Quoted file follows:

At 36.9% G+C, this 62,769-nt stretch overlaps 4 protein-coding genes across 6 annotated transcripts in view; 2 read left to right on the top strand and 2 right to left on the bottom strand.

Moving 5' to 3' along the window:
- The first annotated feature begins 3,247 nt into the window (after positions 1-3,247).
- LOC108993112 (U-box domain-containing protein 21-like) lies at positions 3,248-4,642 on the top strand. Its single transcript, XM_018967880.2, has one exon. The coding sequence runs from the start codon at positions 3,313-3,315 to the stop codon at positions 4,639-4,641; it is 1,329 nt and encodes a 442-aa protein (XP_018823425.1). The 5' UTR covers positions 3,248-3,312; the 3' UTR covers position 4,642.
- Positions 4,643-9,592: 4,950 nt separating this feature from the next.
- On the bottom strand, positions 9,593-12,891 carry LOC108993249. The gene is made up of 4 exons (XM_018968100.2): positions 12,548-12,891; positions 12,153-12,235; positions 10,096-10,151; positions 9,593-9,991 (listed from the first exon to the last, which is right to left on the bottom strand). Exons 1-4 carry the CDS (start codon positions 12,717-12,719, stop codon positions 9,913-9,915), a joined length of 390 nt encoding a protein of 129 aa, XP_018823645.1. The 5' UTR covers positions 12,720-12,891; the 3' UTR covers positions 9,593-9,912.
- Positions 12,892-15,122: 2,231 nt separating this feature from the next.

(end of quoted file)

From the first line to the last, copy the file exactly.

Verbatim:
At 36.9% G+C, this 62,769-nt stretch overlaps 4 protein-coding genes across 6 annotated transcripts in view; 2 read left to right on the top strand and 2 right to left on the bottom strand.

Moving 5' to 3' along the window:
- The first annotated feature begins 3,247 nt into the window (after positions 1-3,247).
- LOC108993112 (U-box domain-containing protein 21-like) lies at positions 3,248-4,642 on the top strand. Its single transcript, XM_018967880.2, has one exon. The coding sequence runs from the start codon at positions 3,313-3,315 to the stop codon at positions 4,639-4,641; it is 1,329 nt and encodes a 442-aa protein (XP_018823425.1). The 5' UTR covers positions 3,248-3,312; the 3' UTR covers position 4,642.
- Positions 4,643-9,592: 4,950 nt separating this feature from the next.
- On the bottom strand, positions 9,593-12,891 carry LOC108993249. The gene is made up of 4 exons (XM_018968100.2): positions 12,548-12,891; positions 12,153-12,235; positions 10,096-10,151; positions 9,593-9,991 (listed from the first exon to the last, which is right to left on the bottom strand). Exons 1-4 carry the CDS (start codon positions 12,717-12,719, stop codon positions 9,913-9,915), a joined length of 390 nt encoding a protein of 129 aa, XP_018823645.1. The 5' UTR covers positions 12,720-12,891; the 3' UTR covers positions 9,593-9,912.
- Positions 12,892-15,122: 2,231 nt separating this feature from the next.